If the designer has no parts, he can suffer no loss nor lack, since loss is caused (in a complex being) by missing a part. Therefore this designer must be entirely all sufficient and self-sufficient. He needs nothing and wants nothing. He is not lonely and cannot get bored. Why, then, did he create the universe? Logically, the act of creation must be deliberate yet unnecessary: the only word we have for this concept is ‘gift’. A gift is what you give when you do not have to.

Selfish and indifferent creatures do not give gifts. Gift-giving is an act of love. Hence, we can deduce that this Creator, in addition to being superhuman, supernatural, omnipotent and omniscient, must also be benevolent.

And there can only be one such being because there is no such thing as two or more all-powerful and all-knowing creators of all things. The word “all” precludes that possibility.

Now then, if there is one God, and he stands outside of time yet created and knows every aspect of the universe, including every last thought in your head, two other things must logically be true of him: first, he is transcendent, that is, not merely a powerful but non-eternal superbeing like Odin or Jupiter. Second, he is immanent, that is, he is not the remote and indifferent supreme being imagined by the Deists or the Buddhists, who has no love for man and no concern for human suffering.

So much logic can deduce and no further. The only way mortal men with our limited minds could understand more about the Creator would be if he revealed himself to us and told us about him.

As it so happens, history is filled with fortune tellers, witches, sibyls, oracles and prophets who claim to speak for the various gods or to divine the shape of the future. However, an examination of the claims of the pagan gods shows one thing very clearly: none of them believe in free will. If the pagan gods are real, free will is an illusion, and man is a puppet controlled by fate and necessity.

Only one set of prophets in the history of mankind has ever claimed to speak for the one and sole creator who fits the description which our chain of reasoning given above proves must be the Supreme Being: and these are the Jewish prophets.

At this point, we switch from a purely abstract deductive process to historical reasoning. We must take in evidence and examine it for authenticity.

If the prophets are what they say they are, then God reveals himself through them. It is only by close examination of this historical record if we can determine whether or not they are who they said they are.

This cannot be done without examining each prophet one at a time and then looking over the whole body to see if their messages cohere. For if one divine mind is indeed speaking to many men of many eras over long spans of time, their words should reflect not only their personal and local matters and habits of speech, but also form one unified message striking one unified tone.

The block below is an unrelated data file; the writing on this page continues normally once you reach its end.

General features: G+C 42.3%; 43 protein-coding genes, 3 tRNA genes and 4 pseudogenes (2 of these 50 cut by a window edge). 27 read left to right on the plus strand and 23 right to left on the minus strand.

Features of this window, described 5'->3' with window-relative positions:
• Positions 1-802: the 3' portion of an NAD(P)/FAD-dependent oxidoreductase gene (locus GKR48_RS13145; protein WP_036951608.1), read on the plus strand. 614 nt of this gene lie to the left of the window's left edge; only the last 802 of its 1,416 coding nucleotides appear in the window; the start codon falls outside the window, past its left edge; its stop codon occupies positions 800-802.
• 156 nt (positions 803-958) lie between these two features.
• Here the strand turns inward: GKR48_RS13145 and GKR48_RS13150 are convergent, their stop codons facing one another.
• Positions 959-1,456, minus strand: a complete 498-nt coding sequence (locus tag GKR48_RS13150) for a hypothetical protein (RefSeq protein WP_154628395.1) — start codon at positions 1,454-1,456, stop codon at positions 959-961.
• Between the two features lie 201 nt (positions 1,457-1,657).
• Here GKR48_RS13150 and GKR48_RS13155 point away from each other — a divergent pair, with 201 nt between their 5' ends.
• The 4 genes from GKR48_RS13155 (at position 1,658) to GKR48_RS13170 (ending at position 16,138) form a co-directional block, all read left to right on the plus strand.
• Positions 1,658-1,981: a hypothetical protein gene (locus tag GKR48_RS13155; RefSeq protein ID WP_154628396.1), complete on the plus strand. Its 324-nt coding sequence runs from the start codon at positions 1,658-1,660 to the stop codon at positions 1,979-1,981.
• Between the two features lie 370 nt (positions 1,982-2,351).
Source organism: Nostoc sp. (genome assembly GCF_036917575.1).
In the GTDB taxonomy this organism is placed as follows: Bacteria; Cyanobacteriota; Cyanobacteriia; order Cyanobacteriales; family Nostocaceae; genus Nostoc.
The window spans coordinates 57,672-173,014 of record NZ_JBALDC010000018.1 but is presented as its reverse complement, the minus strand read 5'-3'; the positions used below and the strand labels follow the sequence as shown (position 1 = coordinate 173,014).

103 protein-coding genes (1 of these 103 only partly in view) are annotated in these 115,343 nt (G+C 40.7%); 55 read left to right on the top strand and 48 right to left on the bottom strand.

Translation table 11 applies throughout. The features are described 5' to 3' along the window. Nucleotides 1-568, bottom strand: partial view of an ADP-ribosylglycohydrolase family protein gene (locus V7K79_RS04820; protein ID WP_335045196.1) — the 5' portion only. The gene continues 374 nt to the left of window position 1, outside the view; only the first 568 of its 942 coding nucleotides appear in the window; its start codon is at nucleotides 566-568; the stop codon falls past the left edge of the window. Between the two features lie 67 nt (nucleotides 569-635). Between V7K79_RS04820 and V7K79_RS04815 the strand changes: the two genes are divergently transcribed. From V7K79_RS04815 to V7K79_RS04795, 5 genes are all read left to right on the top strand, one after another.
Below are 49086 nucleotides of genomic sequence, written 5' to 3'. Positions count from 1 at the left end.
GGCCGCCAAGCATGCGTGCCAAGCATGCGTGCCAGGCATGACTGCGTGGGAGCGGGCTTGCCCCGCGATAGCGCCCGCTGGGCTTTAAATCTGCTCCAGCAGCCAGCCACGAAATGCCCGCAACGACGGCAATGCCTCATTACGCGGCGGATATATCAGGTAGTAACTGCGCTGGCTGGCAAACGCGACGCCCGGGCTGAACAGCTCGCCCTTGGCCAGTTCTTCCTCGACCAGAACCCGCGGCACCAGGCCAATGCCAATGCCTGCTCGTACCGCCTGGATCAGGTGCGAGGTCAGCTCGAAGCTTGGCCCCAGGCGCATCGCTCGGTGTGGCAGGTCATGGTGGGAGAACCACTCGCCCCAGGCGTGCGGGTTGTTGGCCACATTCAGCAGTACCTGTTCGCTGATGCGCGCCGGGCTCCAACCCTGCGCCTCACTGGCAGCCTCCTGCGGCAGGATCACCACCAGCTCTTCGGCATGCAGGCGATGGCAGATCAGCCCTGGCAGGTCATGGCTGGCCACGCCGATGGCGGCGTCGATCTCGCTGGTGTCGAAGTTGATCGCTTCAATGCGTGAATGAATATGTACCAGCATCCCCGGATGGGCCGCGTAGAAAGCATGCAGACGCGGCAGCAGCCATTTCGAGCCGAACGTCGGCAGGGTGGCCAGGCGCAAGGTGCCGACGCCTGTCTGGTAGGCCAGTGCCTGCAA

The prophets in the Old Testament tell of a coming messiah and warn of false prophets. The last prophet properly so called was John the Baptist. Since that time, no prophets have arisen among the Jews. John the Baptist prophesied Jesus to be the Messiah. Jesus himself was, by all accounts, even his enemies, a great spiritual teacher. He also claimed to be divine, a god and the Son of God. Another man, seven centuries later, claiming also to be a prophet of the God of Abraham, Mohammed, contradicted this claim, and said Jesus was not the Messiah, not the Son of God, not God, but was merely one more in a long line of prophets. And the modern day Jews, those who have no converted, reject the claim of Jesus.

So one of these prophets is a false prophet. Which one? If John the Baptist truly was from God, his prophecies should come true. If Jesus was who he said he was, he should be able to do such signs and wonders as to convince any honest skeptic, even performing a fantastic and impossible feat such as raising the dead to life, or coming back to life himself. If Mohammed were a true prophet of God, he likewise would have a long list of miracles performed in public before many witnesses, and, like the other prophets of God, show that same uniformity of tone and message which is otherwise impossible to explain.

A cursory reading of the Koran and the New Testament will tell any reader which of the two coheres with the Old Testament prophets and was prophesied by them. The simple historical record, whether one believes it or not, is that Jesus is alleged to have performed many public miracles, healed the sick, restored sight to the blind, and returned from the dead himself; whereas Mohammed is alleged to have done none of these things. Stories of miracles wrought by other figures in legend and lore, or of heroes or demigods returning from the grave lack two particular characteristics: first, none of them were for any purpose or point. When Hercules or Orpheus or Aeneas travels to the underworld and returns, mankind is not helped. Second, these events take place in no particular time or place. They are myths. The accounts in the Gospel are written as if by Plutarch, using the approach of any other ancient biographer.

So the next question is: what did Christ claim to be?

Is he what he claims?

Following this is a last question: is the Catholic Church what she claims to be?